Putting out fires with gasoline!

(to borrow a line from David Bowie)

Yes! There was a major issue with the HTM.java Network API! The wrong output was being taken from the TemporalMemory and passed to the CLAClassifier! The classifier was being passed the columns derived from the predict(ive) cells when it was supposed to be passed the activeCells (that’s right, no columns)!

Who would’a thunk it?

As there are no integration tests which demonstrate what gets passed between algorithms, there is no way to really confirm or intuit this. Rest assured, all is right with the world (and HTM.java) now – but it was a real pour-gasoline-over-body-light-with-match kind of moment! (see issue #2684 here)

Long story made short – part of the HTM.java Network API needed to be re-written; but this is how it happened…

Last week a NuPIC Community member, (Sebastian Narvaez R. – a.k.a. @larvasapiens), asked a question regarding how one could learn the ins and outs of NuPIC in a way where they can experiment with code easily. I mentioned that I had some example code that shows (in the most simple rudimentary way possible), how to connect the basic algorithms together (i.e. the ScalarEncoder, SpatialPooler, TemporalMemory, CLAClassifier). Well thank GOD I did, because it started a domino land slide which led to some great realizations.

So anyway, I offered to give him either the QuickTest.java or QuickTest.py file – depending on his particular flavor preference. Much to my chagrin :-/ he requested the Python version. Later that night I received a PM from him over Gitter.im, mentioning that he had had problems with the classification and that by changing the classifier’s input from a vector of column indexes derived from TM predicted cells, he merely gave it the TM’s active cells. Well I kinda chuckled to myself and answered confidently… “well that can’t be right!”. (Jokes on me). I then asked him to write the NuPIC Hacker’s mailing list and ask what the proper input is (read the archived convo)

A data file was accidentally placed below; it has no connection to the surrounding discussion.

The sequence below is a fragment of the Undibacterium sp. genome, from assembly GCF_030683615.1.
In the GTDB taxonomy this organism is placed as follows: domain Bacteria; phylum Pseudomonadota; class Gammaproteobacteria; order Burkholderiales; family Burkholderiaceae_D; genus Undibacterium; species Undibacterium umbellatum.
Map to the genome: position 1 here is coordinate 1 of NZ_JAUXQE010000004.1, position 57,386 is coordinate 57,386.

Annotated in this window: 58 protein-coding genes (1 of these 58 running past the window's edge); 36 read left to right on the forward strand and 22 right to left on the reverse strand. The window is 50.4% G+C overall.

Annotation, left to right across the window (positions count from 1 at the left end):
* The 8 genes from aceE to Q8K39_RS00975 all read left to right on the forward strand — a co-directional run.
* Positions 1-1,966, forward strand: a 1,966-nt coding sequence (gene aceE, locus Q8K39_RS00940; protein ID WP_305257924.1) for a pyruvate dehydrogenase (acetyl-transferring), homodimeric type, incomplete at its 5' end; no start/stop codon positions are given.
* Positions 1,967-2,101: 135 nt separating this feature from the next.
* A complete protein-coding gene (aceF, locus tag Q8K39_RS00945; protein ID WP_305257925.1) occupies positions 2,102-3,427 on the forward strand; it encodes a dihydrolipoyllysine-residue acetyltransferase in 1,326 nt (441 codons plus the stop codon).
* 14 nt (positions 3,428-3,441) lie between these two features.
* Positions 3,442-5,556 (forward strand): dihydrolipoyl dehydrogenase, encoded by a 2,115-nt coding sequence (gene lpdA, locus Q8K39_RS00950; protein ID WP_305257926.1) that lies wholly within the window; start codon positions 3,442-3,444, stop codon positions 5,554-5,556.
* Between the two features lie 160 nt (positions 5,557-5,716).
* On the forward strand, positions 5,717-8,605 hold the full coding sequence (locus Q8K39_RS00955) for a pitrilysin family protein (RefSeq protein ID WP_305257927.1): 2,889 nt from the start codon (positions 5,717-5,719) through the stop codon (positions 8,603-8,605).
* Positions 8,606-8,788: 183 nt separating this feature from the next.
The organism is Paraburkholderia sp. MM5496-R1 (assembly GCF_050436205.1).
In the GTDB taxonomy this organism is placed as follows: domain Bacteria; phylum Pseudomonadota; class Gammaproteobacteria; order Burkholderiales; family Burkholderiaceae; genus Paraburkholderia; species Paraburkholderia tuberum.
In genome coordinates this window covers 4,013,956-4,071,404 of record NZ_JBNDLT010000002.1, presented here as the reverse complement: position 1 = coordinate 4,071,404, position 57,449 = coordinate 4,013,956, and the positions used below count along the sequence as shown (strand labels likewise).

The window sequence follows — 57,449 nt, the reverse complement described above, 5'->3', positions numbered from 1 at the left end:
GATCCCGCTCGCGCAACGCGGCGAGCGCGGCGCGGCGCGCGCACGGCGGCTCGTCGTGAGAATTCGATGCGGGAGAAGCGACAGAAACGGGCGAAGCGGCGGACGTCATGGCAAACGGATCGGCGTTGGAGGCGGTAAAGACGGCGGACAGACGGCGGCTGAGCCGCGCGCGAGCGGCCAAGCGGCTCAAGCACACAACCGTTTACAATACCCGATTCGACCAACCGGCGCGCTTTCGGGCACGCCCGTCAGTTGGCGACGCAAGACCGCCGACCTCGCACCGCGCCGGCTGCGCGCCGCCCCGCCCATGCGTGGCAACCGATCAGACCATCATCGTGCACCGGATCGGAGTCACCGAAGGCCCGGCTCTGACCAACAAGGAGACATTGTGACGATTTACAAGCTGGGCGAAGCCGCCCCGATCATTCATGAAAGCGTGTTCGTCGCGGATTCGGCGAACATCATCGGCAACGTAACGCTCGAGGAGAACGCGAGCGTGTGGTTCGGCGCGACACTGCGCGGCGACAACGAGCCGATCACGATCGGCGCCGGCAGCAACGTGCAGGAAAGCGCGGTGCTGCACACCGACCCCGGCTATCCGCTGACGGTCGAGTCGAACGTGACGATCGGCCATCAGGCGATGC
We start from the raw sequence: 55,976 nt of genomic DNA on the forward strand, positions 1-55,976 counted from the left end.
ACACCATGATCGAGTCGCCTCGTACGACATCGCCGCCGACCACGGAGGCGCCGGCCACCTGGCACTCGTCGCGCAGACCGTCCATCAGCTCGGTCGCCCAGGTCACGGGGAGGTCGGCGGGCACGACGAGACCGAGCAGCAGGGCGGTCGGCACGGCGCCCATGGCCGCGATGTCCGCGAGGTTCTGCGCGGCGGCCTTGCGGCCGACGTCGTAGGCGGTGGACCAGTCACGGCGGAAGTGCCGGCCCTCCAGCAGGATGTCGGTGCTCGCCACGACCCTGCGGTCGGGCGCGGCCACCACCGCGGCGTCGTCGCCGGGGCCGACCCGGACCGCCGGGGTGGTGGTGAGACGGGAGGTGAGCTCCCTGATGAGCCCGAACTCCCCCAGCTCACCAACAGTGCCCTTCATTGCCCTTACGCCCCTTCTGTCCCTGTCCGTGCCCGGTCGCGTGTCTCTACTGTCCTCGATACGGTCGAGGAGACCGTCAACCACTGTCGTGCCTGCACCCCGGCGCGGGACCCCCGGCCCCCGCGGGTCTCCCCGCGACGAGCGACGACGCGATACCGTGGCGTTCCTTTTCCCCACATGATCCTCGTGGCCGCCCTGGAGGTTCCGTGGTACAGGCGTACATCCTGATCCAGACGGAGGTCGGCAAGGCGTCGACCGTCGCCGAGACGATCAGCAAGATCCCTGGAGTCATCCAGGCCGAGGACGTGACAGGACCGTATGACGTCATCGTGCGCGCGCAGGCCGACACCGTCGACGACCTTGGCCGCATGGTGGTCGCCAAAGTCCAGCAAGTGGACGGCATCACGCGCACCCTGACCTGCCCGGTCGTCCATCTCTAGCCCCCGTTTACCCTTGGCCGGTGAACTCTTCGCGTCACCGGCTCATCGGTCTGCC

Subutai (VP of Research at Numenta) proceeded to answer the list and simultaneously drop a bomb on my head!

So here’s the technical explanation:

The SpatialPooler outputs a vector of column activations. The TemporalMemory then takes those columns and gets a list of all those cells in each of those columns. It then performs an intersection of those cells and the cells which were predicted in the previous compute cycle (“t – 1”). If they “intersect”, they get added to the list of “activeCells” for the current compute cycle. These active cells are what is handed off to the CLAClassifier.

If we merely handed off the columns for those cells we would lose the temporal context information… Here’s why…




So by handing off the columns instead of the cells, we basically lose a lot of the important information which contributes to the correct prediction of the input, because the prediction depends on the sequences of what’s previously activated (temporal context).

So in conclusion…



To be fair, as mentioned before there are no integration tests which illustrate what goes where once it/they leave any particular algorithm, I just assumed “columns” were the payload of choice. Incidently, we do however take the columns from the predictive cells and hand those off to the Anomaly (computer) class for anomaly computations. Ahhhh. Lessons learned…

See you in the next “learning moment”…




4 Responses to “Putting out fires with gasoline!

  • David, it is very honorable of you to post this. This is hard stuff, and everyone makes mistakes, so don’t beat yourself up over it. You have done an outstanding job with HTM.java, which is evident in how many people are trying to use it right now. Keep up the good work!

    • Thanks Matt. …and thank you for being my “compass” and helping keep pointed in the “right” direction! That is after all, the purpose of this blog (to share my learning experiences)! 🙂

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